From a commercial standpoint, Activision essentially rules the first-person shooter market with one franchise: Call of Duty.
But now rival Electronic Arts believes it's poised to take back some of the shooter market, thanks in part to upcoming games like a rebooted Medal of Honor, and a distribution deal with Respawn Entertainment, the studio founded by the two fired heads of Activision-owned Call of Duty studio Infinity Ward.
"[The Respawn deal] was something that fell into our laps, after they were terminated and announced they were free and independent, and we went for it," said EA Games label president Frank Gibeau in a new Gamasutra feature. "The fact that those guys are doing what they're doing, we're very excited."
Gibeau is very careful with his wording. Activision fired former Infinity Ward heads Vince Zampella and Jason West earlier this year, accusing the two of "insubordination." Activision alleged that the two flew to Northern California to strike a deal an unnamed competitor, presumably EA, while still employed at Activision, an allegation that both EA and Respawn are quick to deny.
Respawn has yet to reveal what they're working on -- or if it's a shooter at all -- as the studio ramps up hiring efforts.
Gibeau admitted that Activision "certainly" has ruled over the shooter category. The most recent Infinity Ward game, November's Call of Duty: Modern Warfare 2, had generated over $1 billion as of January. The recently-released $15 map pack add-on for the game sold 2.5 million units in its first week on Xbox Live.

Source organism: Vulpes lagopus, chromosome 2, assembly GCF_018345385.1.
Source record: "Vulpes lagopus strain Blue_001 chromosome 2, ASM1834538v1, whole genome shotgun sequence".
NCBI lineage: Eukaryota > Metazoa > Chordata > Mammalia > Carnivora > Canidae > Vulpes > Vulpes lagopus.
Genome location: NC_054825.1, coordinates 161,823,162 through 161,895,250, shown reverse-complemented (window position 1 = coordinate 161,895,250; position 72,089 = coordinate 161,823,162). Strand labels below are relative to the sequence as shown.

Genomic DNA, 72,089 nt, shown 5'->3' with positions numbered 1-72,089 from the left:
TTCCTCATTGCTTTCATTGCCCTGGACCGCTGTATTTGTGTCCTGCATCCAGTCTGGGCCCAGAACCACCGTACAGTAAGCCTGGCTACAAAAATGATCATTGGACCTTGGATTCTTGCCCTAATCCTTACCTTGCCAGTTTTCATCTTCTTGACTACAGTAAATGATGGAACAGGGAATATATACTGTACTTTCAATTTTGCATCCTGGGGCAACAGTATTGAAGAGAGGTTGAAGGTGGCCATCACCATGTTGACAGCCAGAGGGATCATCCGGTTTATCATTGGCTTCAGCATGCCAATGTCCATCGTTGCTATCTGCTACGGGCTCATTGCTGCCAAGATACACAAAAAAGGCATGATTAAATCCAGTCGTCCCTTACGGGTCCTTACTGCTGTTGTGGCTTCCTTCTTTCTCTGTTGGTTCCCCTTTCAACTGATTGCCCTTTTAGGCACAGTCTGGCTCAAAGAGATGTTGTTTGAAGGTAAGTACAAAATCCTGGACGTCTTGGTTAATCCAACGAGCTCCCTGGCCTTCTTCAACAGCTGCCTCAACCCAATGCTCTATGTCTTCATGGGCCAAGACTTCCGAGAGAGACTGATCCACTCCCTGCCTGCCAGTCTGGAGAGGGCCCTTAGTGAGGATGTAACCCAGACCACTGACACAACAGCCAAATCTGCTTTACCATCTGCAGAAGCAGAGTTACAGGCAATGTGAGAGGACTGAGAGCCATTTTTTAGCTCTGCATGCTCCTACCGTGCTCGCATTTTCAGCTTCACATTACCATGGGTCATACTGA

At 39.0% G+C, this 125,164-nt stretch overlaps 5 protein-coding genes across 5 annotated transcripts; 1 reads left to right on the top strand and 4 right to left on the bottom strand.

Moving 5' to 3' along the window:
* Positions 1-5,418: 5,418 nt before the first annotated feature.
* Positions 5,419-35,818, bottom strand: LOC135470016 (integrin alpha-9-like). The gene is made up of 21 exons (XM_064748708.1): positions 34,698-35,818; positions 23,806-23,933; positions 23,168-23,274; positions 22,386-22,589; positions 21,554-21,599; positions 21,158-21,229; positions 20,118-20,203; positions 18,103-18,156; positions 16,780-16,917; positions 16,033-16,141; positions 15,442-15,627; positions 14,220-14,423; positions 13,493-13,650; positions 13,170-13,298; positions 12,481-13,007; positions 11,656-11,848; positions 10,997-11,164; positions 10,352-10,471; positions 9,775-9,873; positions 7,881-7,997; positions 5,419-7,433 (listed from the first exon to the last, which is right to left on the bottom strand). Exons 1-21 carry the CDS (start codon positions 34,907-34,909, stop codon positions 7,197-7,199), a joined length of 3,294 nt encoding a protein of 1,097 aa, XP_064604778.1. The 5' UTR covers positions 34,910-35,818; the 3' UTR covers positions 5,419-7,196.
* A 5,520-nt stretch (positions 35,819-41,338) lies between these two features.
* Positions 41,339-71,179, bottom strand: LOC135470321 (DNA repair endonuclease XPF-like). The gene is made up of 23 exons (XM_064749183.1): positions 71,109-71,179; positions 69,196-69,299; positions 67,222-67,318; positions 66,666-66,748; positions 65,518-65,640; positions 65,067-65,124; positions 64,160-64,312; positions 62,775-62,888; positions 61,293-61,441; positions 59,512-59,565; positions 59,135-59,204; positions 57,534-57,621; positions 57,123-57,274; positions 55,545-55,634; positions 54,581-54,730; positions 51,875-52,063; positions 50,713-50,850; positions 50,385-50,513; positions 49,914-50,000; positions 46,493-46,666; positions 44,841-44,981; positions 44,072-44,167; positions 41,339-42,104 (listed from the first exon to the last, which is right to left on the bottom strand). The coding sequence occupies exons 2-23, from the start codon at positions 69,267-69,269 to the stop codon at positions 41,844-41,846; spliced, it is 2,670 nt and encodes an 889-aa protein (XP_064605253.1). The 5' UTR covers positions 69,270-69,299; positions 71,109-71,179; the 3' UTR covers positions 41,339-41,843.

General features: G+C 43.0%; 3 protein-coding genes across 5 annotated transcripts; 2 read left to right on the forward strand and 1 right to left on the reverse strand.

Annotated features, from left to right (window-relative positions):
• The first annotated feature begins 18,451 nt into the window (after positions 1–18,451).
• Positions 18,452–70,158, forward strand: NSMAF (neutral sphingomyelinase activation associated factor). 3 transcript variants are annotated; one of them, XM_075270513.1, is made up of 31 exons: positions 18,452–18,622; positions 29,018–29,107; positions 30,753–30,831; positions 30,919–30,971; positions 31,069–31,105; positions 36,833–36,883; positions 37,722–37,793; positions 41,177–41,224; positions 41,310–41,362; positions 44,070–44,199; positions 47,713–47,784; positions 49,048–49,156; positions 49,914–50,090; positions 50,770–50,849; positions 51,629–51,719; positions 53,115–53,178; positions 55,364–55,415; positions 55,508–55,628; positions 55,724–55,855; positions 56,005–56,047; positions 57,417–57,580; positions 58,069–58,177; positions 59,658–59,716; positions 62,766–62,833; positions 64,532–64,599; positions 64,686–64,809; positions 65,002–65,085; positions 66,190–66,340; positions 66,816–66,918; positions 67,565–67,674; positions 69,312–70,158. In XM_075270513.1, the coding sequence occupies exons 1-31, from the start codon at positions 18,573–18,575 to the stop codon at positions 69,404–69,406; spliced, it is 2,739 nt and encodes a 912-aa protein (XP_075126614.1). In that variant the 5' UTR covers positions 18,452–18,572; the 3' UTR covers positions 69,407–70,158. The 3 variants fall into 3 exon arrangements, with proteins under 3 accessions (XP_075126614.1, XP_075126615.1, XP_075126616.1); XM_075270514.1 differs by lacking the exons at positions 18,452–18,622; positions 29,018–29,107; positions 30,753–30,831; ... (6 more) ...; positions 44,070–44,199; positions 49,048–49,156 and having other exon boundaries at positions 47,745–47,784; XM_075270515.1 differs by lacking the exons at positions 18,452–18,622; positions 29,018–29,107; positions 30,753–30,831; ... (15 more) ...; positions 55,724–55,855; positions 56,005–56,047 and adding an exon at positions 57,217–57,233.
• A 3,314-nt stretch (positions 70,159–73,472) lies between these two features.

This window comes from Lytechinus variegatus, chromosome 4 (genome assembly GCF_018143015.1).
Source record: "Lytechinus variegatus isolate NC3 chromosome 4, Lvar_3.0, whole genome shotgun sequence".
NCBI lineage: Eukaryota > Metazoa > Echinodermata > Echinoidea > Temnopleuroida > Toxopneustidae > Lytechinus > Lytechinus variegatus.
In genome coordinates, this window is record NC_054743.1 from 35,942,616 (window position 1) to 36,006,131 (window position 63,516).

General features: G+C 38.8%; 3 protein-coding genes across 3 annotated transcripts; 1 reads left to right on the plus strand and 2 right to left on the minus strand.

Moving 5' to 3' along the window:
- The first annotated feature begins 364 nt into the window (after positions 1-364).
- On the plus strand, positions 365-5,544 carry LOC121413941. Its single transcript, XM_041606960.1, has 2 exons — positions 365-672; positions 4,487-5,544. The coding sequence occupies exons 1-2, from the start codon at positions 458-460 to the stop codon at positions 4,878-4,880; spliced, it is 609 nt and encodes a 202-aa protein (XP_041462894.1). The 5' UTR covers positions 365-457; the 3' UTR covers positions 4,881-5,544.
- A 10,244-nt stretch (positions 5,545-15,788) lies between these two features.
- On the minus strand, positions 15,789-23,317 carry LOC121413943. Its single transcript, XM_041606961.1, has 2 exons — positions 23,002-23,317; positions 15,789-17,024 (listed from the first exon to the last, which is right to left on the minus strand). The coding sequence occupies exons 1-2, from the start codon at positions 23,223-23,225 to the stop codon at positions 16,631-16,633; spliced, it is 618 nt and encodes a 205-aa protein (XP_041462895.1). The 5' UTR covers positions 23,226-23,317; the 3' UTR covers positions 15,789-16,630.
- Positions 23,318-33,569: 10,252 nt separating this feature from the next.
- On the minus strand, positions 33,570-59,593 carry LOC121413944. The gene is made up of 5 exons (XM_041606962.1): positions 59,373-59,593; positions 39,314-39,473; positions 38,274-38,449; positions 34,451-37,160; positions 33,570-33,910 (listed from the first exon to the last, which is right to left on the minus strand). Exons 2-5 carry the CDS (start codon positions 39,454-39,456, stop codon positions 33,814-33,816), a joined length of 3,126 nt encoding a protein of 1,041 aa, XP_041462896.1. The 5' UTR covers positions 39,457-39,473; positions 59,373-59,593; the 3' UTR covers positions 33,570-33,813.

"Jason [West] and Vince [Zampella] and their team [at Infinity Ward] clearly created and did things in the entertainment business that have never been done for in gaming. So lots of respect to them. Those guys are big players," Gibeau said.
"The fact that we were able to take advantage of an opportunity that came our way and partner with Respawn and create a relationship with them has been spectacular, something that we're very excited about. It's a key part of how we're growing our EA Partners business going forward," he added.
Along with EA DICE's Battlefield, another major component to the publisher's overall shooter market strategy is Medal of Honor, a franchise reboot set in modern day Afghanistan, as opposed to the series' traditional World War II setting. Gibeau also noted that EA Partners has signed deals to bring other first-person shooters to market, including Crytek's Crysis 2 and Epic and People Can Fly's Bulletstorm.
"From an overall shooter portfolio standpoint, we fully intend to go into the shooter category to shake it up," Gibeau said.
For more from Gibeau, as well as the creative heads behind the new Medal of Honor, read the full Gamasutra feature.